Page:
A police officer checks a driver at the Danish border in Rodby, Denmark, March 14, 2020.

A police officer checks a driver at the Danish border in Rodby, Denmark, March 14, 2020.

Credit:

Ritzau Scanpix/Mads Claus Rasmussen via Reuters

Monday was the first official day of closed schools in Denmark. But from Thursday last week, most families decided to keep their children at home. Most public servants have been sent home and much of the private sector is also shut down. 

The country's borders were closed on Saturday. 

Related: World leaders scramble to slow the spread of coronavirus 

This is all to keep the spread of COVID-19 at a pace that will hopefully ensure the country’s hospitals won’t be overloaded with patients — something that has already happened in Italy, where the novel coronavirus has overwhelmed the healthcare sector.  

Dr. Thomas Benfield is one of the top epidemiologists leading Demark's fight against the novel coronavirus. He says the shutdown is the right thing to do. 

“I’m pretty sure it’s the right move. We have seen more local transmissions than we had just a few days ago. The experience from China and Italy … You can’t do enough to contain this epidemic. We’re definitely hoping that through all the measures we’re taking we won’t suffer the crash they have in Italy,” he said. 

Related: Global coronavirus cases surpass those in China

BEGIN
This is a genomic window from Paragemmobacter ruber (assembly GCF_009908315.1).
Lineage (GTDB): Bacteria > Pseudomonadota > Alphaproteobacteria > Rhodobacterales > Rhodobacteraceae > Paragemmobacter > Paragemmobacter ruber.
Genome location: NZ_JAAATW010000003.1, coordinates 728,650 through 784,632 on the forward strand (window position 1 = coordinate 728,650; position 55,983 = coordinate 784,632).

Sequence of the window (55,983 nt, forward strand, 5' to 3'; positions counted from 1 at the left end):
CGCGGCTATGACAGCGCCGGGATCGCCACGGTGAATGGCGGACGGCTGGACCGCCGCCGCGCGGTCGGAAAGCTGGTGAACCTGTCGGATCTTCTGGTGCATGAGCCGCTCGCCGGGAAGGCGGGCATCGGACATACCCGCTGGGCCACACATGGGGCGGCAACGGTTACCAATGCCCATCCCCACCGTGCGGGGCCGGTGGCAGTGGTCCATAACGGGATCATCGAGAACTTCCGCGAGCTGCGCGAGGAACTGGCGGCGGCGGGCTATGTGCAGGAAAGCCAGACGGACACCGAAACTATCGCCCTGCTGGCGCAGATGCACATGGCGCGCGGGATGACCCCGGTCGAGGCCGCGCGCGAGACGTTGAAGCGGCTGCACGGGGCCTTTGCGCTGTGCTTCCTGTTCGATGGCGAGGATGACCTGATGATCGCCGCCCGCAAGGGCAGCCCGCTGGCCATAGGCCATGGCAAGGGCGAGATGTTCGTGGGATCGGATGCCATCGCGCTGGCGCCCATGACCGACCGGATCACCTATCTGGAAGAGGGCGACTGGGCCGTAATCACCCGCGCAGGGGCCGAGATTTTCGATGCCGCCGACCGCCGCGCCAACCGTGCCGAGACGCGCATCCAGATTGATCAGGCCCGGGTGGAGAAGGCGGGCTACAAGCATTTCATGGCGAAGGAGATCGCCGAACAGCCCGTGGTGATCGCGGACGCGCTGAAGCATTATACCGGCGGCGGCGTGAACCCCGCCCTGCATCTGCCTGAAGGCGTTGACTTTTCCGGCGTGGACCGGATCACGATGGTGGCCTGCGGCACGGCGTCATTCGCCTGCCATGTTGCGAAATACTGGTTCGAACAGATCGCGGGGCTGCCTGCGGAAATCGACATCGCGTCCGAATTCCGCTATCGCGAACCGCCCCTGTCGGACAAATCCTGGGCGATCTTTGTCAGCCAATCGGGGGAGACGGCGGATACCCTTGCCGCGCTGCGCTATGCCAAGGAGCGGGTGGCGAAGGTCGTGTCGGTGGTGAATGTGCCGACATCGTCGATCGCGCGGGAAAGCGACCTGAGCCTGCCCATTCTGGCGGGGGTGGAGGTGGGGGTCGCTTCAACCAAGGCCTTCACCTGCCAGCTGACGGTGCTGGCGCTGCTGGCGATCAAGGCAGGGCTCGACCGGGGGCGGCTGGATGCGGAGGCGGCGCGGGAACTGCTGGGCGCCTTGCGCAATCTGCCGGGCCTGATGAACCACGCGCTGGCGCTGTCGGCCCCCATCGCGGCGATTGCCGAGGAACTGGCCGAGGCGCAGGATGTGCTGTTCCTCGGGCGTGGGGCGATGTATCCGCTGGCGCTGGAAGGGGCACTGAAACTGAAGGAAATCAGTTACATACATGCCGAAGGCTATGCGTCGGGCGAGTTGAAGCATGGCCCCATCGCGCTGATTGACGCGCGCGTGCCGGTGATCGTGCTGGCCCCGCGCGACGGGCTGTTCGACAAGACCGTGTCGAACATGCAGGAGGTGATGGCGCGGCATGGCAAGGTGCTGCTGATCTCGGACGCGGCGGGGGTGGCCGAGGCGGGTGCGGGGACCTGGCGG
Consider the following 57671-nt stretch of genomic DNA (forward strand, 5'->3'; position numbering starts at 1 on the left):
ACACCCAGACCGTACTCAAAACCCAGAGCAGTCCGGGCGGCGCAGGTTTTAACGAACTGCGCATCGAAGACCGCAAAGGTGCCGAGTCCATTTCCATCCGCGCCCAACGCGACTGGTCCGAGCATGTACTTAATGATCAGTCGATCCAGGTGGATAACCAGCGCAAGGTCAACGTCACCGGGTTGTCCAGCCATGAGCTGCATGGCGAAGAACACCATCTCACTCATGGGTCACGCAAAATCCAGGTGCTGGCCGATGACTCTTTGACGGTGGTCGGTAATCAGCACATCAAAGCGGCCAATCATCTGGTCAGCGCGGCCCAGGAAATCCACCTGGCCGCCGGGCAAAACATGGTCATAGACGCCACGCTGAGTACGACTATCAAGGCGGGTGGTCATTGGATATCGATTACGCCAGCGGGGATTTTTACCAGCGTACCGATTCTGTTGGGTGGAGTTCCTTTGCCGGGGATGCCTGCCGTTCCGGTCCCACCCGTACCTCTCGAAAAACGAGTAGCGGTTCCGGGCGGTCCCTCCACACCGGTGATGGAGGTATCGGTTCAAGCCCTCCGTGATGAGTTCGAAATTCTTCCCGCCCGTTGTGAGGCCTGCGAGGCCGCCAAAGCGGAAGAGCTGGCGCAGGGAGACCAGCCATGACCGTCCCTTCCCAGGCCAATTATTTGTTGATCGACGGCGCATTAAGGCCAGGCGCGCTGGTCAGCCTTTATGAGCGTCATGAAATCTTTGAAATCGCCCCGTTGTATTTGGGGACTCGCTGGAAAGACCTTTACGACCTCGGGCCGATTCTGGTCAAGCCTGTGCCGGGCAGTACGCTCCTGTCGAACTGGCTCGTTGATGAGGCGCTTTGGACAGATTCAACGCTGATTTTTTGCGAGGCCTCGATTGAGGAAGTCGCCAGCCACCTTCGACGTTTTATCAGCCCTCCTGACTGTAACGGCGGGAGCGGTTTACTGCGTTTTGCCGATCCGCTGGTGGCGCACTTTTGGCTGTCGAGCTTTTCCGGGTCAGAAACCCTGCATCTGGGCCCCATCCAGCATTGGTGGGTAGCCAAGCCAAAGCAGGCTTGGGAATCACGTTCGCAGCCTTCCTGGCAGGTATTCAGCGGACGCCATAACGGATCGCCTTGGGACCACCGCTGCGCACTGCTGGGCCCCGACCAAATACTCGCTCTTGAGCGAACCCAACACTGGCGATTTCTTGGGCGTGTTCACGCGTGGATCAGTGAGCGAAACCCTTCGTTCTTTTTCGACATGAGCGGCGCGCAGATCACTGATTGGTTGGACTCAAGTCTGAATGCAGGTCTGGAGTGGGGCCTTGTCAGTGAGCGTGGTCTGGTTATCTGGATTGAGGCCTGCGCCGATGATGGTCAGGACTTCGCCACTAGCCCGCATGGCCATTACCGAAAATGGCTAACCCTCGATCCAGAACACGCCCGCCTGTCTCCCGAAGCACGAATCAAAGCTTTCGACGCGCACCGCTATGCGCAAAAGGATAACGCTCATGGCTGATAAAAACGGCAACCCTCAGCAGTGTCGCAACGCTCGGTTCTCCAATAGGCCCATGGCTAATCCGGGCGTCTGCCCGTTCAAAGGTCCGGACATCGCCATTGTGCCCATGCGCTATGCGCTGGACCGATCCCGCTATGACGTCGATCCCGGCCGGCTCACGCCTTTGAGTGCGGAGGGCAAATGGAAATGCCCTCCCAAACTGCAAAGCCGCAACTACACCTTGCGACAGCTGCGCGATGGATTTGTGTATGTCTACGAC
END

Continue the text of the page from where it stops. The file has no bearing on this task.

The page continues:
More than 1,000 people in Denmark have tested positive for the virus and four have died. 

Denmark's government has also told private companies struggling with these drastic measures to curb the spread of coronavirus that it will cover 75% of employees' salaries, if they promised not to cut staff, up to a maximum of $3,418 per month, while the companies pay the remaining 25%.

The offer is one of several economic aid packages by the government to help companies and employees cushion the effect of tough measures to curb the spread of coronavirus.

But there is still no apparent solution for Denmarks almost 200,000 sole traders and small businesses with very few employees. 

Jakob Tage Ramlyng was the first person in Denmark to contract the virus. The TV journalist came home from a ski trip in Italy and went back to work — then he tested positive. 

“That was kind of a shock,” Ramlyng said. He and many of his colleagues were sent into quarantine at home. Ramlyng has recovered and recently been cleared of the virus. 

Most people who have gone into quarantine have not tested positive, but have done so to slow the spread. One of them is Kasper Juul, who spent two weeks in a sealed-off part of his house. He said he is very happy with how the response to the pandemic is being handled by the authorities — even after spending two weeks on lockdown on his own without any symptoms. 

“I don’t have a problem with it at all. It’s not about me. If I had the virus, I could infect other people. And that could spread,” Juul said. 

The government is counting on most Danes to react in the same way Juul has to keep the virus under control. 

To listen to the full story, click the audio player above. Reuters contributed to this report.

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